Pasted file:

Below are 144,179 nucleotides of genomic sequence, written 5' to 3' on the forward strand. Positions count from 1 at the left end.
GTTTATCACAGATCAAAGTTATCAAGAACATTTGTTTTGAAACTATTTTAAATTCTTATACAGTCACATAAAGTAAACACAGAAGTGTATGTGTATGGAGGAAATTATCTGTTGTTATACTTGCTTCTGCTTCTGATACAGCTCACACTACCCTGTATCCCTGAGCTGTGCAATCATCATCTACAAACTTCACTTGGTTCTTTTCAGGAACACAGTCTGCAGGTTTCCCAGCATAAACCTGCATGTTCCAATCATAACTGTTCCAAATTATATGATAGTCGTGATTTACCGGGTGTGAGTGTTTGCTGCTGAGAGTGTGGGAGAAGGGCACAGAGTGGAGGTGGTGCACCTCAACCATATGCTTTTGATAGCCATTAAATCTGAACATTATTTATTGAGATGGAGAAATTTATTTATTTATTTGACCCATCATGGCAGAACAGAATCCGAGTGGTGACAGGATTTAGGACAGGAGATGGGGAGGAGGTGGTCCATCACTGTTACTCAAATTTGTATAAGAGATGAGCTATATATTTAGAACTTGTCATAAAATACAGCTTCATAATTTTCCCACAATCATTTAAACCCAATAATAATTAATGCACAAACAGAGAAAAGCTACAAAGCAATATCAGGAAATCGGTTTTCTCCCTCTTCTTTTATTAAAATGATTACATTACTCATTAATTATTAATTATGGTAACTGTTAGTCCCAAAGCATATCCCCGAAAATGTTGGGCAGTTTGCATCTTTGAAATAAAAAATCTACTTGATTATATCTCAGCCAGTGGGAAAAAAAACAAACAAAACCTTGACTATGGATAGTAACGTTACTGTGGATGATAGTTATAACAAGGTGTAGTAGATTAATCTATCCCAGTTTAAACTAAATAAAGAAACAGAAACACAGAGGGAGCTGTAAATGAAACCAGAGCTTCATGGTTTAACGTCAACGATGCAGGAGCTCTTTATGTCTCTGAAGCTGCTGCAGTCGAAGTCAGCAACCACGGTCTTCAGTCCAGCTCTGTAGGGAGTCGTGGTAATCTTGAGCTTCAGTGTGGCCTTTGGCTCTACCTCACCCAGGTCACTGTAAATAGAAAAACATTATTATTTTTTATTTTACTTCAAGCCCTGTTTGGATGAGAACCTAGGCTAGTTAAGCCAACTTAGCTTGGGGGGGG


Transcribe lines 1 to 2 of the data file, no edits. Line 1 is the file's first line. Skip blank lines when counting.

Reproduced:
Below are 144,179 nucleotides of genomic sequence, written 5' to 3' on the forward strand. Positions count from 1 at the left end.
GTTTATCACAGATCAAAGTTATCAAGAACATTTGTTTTGAAACTATTTTAAATTCTTATACAGTCACATAAAGTAAACACAGAAGTGTATGTGTATGGAGGAAATTATCTGTTGTTATACTTGCTTCTGCTTCTGATACAGCTCACACTACCCTGTATCCCTGAGCTGTGCAATCATCATCTACAAACTTCACTTGGTTCTTTTCAGGAACACAGTCTGCAGGTTTCCCAGCATAAACCTGCATGTTCCAATCATAACTGTTCCAAATTATATGATAGTCGTGATTTACCGGGTGTGAGTGTTTGCTGCTGAGAGTGTGGGAGAAGGGCACAGAGTGGAGGTGGTGCACCTCAACCATATGCTTTTGATAGCCATTAAATCTGAACATTATTTATTGAGATGGAGAAATTTATTTATTTATTTGACCCATCATGGCAGAACAGAATCCGAGTGGTGACAGGATTTAGGACAGGAGATGGGGAGGAGGTGGTCCATCACTGTTACTCAAATTTGTATAAGAGATGAGCTATATATTTAGAACTTGTCATAAAATACAGCTTCATAATTTTCCCACAATCATTTAAACCCAATAATAATTAATGCACAAACAGAGAAAAGCTACAAAGCAATATCAGGAAATCGGTTTTCTCCCTCTTCTTTTATTAAAATGATTACATTACTCATTAATTATTAATTATGGTAACTGTTAGTCCCAAAGCATATCCCCGAAAATGTTGGGCAGTTTGCATCTTTGAAATAAAAAATCTACTTGATTATATCTCAGCCAGTGGGAAAAAAAACAAACAAAACCTTGACTATGGATAGTAACGTTACTGTGGATGATAGTTATAACAAGGTGTAGTAGATTAATCTATCCCAGTTTAAACTAAATAAAGAAACAGAAACACAGAGGGAGCTGTAAATGAAACCAGAGCTTCATGGTTTAACGTCAACGATGCAGGAGCTCTTTATGTCTCTGAAGCTGCTGCAGTCGAAGTCAGCAACCACGGTCTTCAGTCCAGCTCTGTAGGGAGTCGTGGTAATCTTGAGCTTCAGTGTGGCCTTTGGCTCTACCTCACCCAGGTCACTGTAAATAGAAAAACATTATTATTTTTTATTTTACTTCAAGCCCTGTTTGGATGAGAACCTAGGCTAGTTAAGCCAACTTAGCTTGGGGGGGG